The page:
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Juvenile Delinquency, Essay Example

Pages: 1

Words: 716

Essay

Recent years have shown an increasing trend in the incidence of serious crime by juveniles involving more violent acts, such as murder, which are often related to drugs, gangs, or both. Juvenile crime or juvenile delinquency as others refer to it is an encompassing term denoting various offenses committed by children or youths under the age of 18. The issue of juvenile delinquency is a complex one that has no simple solution. However, it is clear that collaboration and a certain degree of involvement is required from all members of the society or community starting from within the families and extending to schools, community groups, government entities as well as private organizations.

The police department plays several roles within the juvenile justice system. They are considered as gatekeepers and are responsible in apprehending individuals, monitoring arrested individuals and subsequently referring them to rehabilitative programs. Similarly, the state is certainly one of the main elements that play a role within the juvenile justice system. It has initiated policies that are aimed at finding a solution to address the increasing number of delinquents. A few decades back, juveniles have been treated differently from adults. Thus, juveniles who commit criminal acts were tried in different courts and are mostly incarcerated at juvenile detention facilities that aim to rehabilitate and protect them. However, it is becoming a national trend to transfer juveniles to be tried in an adult criminal court, particularly influenced by the severity and the nature of the crimes they committed. The consequences of being tried in an adult court consist of more stringent penalties such as maximum sentencing. Judges proceeding cases within the juvenile court also have the authority to transfer juvenile offenders to be prosecuted as an adult criminal even when a hearing has been made initially at a juvenile court.

The Department of Justice is responsible for developing and implementing programs that allow juvenile offenders to eventually rejoin society. Each state, however, may have varying programs and strategies but the most common method in the treatment of offenders are largely done through community treatment or institutionalization. In community treatment, the juvenile offender is placed under probation or directly supervised by a juvenile court officer. In some cases, the community treatment is implemented through issuance of an order to perform public service works or by some other means such as making a payment to the involved victims. Meanwhile, offenders who are detained are assigned to various programs, largely based on their age, availability of the program, the offender’s educational level and needs, the offender’s maturity and the gravity of the offense he committed. Examples of these programs include substance abuse treatment, anger management, psychological counseling and evaluation, and sex offender rehabilitation program. These programs are aimed at teaching juvenile offenders to effectively interact with other people and teaching them appropriate techniques for problem-solving, responding to peer pressure and avoidance of future delinquent actions. Some individuals also believe in providing juvenile offenders the necessary instruction and training to acquire job skills. Acquiring job skills increases the likelihood of juveniles becoming productive individuals upon their release. The programs aim to change those who want to change. Those who are trained and successfully acquires new job skills are thus, likely to develop the self-esteem essential to a normal, integrated personality. Equally important is family participation geared towards adequate support and participation. Parents are taught effective ways to discipline children and resolve conflicts, and to have better communication skills. The skills training was found useful in strengthening the bond between the parent and child, improving parental discipline and reducing family conflict which are important considerations when the time comes for the juvenile offender’s release from the institution. There is definitely much hope for offenders with more programs being envisioned under the justice system to put them back into the mainstream of society.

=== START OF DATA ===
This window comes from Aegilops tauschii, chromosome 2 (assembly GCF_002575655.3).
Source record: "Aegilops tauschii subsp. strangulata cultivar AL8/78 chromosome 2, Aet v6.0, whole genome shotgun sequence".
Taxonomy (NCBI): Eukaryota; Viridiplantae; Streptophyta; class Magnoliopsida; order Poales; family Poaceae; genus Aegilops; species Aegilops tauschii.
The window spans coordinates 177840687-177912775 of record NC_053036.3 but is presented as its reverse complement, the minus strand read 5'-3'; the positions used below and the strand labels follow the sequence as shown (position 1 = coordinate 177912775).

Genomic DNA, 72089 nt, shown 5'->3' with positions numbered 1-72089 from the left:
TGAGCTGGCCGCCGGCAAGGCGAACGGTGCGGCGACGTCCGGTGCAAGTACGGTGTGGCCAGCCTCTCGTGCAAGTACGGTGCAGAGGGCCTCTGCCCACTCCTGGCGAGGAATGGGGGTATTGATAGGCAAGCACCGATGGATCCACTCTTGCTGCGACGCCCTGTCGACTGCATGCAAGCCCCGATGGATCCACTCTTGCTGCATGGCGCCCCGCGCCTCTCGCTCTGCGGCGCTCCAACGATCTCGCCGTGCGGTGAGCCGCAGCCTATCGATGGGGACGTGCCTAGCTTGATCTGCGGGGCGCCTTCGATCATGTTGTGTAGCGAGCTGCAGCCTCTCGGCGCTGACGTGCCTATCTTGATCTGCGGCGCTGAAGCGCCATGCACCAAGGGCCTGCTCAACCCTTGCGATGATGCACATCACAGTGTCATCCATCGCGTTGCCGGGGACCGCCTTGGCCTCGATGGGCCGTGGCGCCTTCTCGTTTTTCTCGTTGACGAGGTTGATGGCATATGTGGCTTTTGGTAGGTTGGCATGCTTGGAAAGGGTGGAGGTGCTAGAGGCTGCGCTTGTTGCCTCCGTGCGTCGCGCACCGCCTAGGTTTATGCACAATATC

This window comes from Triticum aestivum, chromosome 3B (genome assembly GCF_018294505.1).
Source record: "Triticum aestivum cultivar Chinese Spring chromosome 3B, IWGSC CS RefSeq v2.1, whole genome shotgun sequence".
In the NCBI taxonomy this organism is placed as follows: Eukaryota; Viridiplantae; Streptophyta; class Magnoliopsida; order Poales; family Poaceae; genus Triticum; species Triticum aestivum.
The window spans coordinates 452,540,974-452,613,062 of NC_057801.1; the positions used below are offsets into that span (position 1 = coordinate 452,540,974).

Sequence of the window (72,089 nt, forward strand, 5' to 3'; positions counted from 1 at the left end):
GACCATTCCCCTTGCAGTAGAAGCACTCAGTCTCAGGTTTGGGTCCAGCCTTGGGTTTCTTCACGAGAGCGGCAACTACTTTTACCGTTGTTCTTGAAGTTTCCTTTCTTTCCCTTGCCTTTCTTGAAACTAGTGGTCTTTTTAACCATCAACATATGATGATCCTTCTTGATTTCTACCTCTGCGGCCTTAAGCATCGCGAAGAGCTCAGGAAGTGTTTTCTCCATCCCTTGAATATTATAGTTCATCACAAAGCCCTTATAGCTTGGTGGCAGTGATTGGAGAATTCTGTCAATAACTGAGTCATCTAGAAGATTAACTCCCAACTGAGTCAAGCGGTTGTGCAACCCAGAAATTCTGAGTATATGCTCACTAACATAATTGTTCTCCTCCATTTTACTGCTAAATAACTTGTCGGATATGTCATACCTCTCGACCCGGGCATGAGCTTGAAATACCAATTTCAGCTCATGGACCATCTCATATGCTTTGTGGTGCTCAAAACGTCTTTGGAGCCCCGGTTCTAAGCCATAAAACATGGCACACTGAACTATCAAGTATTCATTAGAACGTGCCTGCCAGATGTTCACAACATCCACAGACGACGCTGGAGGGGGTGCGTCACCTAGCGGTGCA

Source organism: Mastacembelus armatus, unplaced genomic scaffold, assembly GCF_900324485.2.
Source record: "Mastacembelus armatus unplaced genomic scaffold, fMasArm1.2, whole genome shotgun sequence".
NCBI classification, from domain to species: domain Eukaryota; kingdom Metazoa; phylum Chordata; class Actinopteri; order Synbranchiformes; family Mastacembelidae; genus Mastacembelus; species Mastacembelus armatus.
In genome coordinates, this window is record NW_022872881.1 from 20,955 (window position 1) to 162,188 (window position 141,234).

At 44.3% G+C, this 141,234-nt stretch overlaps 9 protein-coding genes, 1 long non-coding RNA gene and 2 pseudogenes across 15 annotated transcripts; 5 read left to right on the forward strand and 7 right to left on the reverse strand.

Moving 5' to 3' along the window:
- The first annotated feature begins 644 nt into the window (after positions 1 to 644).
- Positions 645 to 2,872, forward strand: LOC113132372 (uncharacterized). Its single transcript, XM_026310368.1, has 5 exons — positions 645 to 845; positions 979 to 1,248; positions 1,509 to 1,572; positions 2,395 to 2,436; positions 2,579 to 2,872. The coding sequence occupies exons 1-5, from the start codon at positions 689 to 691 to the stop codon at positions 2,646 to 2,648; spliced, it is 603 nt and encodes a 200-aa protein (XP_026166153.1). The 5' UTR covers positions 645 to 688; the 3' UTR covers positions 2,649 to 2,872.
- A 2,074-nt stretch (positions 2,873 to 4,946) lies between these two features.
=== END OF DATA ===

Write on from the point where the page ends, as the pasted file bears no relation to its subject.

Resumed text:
References

Bartollas, C., & Schmalleger, F., J. (2011), Juvenile delinquency (8th Ed), Boston, MA: Allyn and Bacon

Belenko, S. et al. (2004). Drug and Alcohol Involvement among Minority and Female Juvenile Offenders: Treatment and Policy Issues; 15(1): 3 – 36.

Loeber, R.,  Kalb, L. and Huizinga, D., Juvenile delinquency and serious injury
victimization. Juvenile Justice Bulletin. Washington, D.C.; United States Department of Justice.

Mercer L. Sullivan. Jan 2004. “Youth Perspectives on the Experience of Reentry.” Youth Violence and Juvenile Justice, 2: 56 – 71.

 

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